After exploring the Central-Mid-Levels Escalators in Hong Kong I came across this fantastic overpass on the way back to my hotel. There are plenty of these throughout the network of raised walkways that connect many of the buildings in the central business district.
It’s a great place for night photography, and with the sun setting around 1740 in Hong Kong this time of year there’s no excuse not to give it a try! A scene that may look pretty dull during the day can be completely transformed with artificial lighting at night. From a photographer’s perspective it’s like exploring an entirely new location!
I was a little disappointed at first with the lack of symmetry here, but I think that it adds an element of intrigue to the image. At first glance you almost expect the walkway to be symmetrical, and the fact that it isn’t makes you look again. That’s how I see it anyway!
Towards the end of the ascent to the Refuge de Sales is this incredible waterfall – the Cascade de Trainant. Unfortunately I didn’t make it to the end of the hike because I’d spent way too much time at each of the waterfalls along the way. This was the last one I had the privilege of seeing on the incredible journey.
At this point I was very glad I’d made the effort to carry my tripod uphill for two hours. If there’s a hike on which you should definitely take a tripod then this is it. And if you’re a fan of waterfalls then it’s like a dream! If you ignore some of the uphill hiking.
I always hate to leave places like this. I would quite happily sit for hours just listening to the water and watching as it works its way down the mountain. Next time I’ll be sure to start the hike a little earlier!
While exploring la Cascade d’Ardent at the weekend I managed to accomplish a couple of photography firsts. Not only did I get my tripod wet for the first time, I also successfully shot flowing water in daylight with a Neutral Density filter.
During the day there is normally too much light for a longer exposure. An ND filter acts like a pair of sunglasses for your camera, letting in less light than usual. This means you can use longer shutter speeds to get a silky smooth water effect, even in the middle of the day.
Somehow this was the first occasion I had both an ND filter and my tripod at the same time in the right location. I had so much fun experimenting with the filter and the angles. I even had a few people stop and watch me carefully set up my tripod in the water. They probably thought I was crazy!
Do you often use a neutral density filter? Maybe you like to get your feet wet in a stream every now and then?! I’d love to hear from you!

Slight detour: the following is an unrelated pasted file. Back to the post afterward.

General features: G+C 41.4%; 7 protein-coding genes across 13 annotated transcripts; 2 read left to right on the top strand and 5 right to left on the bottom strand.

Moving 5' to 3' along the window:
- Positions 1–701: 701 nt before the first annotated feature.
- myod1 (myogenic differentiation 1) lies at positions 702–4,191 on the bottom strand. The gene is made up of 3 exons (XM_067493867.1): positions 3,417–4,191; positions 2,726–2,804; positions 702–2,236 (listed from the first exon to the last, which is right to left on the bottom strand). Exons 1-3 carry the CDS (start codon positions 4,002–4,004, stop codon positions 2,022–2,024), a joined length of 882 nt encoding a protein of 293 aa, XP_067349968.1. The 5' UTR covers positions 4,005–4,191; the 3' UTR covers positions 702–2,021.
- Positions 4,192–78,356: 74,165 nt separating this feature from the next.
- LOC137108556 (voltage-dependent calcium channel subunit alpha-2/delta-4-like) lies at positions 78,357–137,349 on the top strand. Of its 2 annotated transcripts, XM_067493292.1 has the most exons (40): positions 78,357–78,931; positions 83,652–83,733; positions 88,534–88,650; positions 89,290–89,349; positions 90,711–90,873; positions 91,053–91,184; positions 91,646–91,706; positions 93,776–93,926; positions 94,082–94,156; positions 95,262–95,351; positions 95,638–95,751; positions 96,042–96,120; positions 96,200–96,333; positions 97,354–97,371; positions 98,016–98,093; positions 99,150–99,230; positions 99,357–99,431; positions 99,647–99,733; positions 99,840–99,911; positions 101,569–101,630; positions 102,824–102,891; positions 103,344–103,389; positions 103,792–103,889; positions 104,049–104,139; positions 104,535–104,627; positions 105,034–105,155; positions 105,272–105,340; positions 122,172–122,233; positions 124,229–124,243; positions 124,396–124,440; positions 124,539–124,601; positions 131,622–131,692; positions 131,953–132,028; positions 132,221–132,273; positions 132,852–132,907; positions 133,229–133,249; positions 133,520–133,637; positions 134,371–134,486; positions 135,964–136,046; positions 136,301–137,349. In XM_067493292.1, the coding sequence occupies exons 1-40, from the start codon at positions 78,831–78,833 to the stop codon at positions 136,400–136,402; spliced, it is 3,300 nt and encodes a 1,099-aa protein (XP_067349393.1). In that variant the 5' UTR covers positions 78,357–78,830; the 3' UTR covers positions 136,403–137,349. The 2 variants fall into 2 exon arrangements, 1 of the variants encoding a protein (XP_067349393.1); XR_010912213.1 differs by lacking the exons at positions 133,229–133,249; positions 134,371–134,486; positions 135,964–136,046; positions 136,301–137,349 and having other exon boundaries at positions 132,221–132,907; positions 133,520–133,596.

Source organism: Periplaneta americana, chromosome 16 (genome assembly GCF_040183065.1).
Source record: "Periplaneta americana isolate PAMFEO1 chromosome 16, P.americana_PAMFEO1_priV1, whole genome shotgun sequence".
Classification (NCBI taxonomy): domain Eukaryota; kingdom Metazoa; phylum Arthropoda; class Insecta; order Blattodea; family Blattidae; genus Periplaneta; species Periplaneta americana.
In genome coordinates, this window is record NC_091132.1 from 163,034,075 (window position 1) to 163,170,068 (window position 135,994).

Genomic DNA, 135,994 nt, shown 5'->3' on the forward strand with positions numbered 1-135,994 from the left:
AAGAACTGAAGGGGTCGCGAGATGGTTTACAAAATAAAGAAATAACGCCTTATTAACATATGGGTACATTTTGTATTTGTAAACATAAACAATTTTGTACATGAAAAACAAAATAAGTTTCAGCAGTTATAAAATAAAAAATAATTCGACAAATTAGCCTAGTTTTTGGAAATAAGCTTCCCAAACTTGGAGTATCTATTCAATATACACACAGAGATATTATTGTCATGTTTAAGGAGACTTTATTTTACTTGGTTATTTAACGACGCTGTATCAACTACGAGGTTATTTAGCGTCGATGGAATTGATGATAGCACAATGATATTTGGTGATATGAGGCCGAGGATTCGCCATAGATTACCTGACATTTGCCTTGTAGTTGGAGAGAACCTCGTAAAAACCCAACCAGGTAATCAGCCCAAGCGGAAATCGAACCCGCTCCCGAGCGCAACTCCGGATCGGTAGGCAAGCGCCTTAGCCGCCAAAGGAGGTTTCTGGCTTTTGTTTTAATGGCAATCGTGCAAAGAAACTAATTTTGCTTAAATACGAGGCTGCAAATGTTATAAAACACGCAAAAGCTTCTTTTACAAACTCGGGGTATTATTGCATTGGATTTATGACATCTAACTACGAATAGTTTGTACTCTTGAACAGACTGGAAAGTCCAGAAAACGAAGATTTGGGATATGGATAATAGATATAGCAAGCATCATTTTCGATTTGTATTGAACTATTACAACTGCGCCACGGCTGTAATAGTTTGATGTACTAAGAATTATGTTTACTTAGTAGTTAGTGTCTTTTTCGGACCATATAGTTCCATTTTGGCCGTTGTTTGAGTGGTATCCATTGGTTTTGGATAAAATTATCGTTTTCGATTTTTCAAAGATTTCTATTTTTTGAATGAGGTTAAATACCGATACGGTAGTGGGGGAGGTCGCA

On Friday evening I went out to shoot the sunset over Lake Geneva, which in the end wasn’t all that spectacular. However it was the first time I’ve seen the Jet d’Eau light up at dusk this year, a sure sign that spring is upon us. I have to say I was pretty excited!
I’d been out shooting for a few hours, running back and forward between different points to capture the light as best I could. When I saw the jet light up I knew I wanted to find a spot where I could get a good reflection of it in some calmer waters.
What I was not prepared for were the bats that came out of hiding, flittering about just in front of the camera lens! I was slightly concerned I might get jumpy and knock my tripod over into the water by accident, so I took a few steps back and let the long exposure work its magic.
We had another great sunset in Geneva this evening, and I finally managed to get my tripod down to the lake. This meant I could take some longer exposures and really capture the reflections in the water. Fortunately the lake was calm so the moored boats were not bobbing around too much. Otherwise I would have had some pretty blurry boats in this shot!
I think I made it just in time for the best of the light, and decided to experiment with some new angles. I wanted to get up higher so I could capture more of the water below. Climbing up onto the rocky ridge beside the path gave me the prefect vantage point, allowing me to include more of the lovely reflections and Lake Geneva’s incredibly clear water in a single shot.
This is definitely my new favourite composition from this spot around the lake. Sooner or later I will have to move on and try to find somewhere better, but for now I just can’t get enough of this location!
Do you have a favourite spot you go back to time and time again? What makes it your favourite?
While visiting Bangkok we stayed in the Lebua at State Tower hotel. It’s famous for being used in the Hangover 2 film, although I didn’t know that at the time of booking. This was the view from our balcony which was pretty fantastic! It was great to observe the traffic and listen to the sounds of the city from above. There’s something special about watching all of the lights come to life during the transition from day to night. It’s almost like the city changes, taking on a different personality.
Before leaving for Thailand I bought a small, flexible, light tripod that’s a bit like the well known gorillapods. It was invaluable for this long exposure which I simply wouldn’t have been able to attempt handheld. I wanted to try and give a sense of the traffic moving along the highway. It looked to be one of the main arteries into the city which I guess isn’t surprising as it spans the river. You can also see the trails left by some boats working the Chao Phraya river, which provided some of the highlights of our trip. I’ll be posting more about that soon!
What’s the best view you’ve had from a hotel balcony? Do you enjoy a good dusking? Any long exposure tips for me? I’d be happy to hear from you!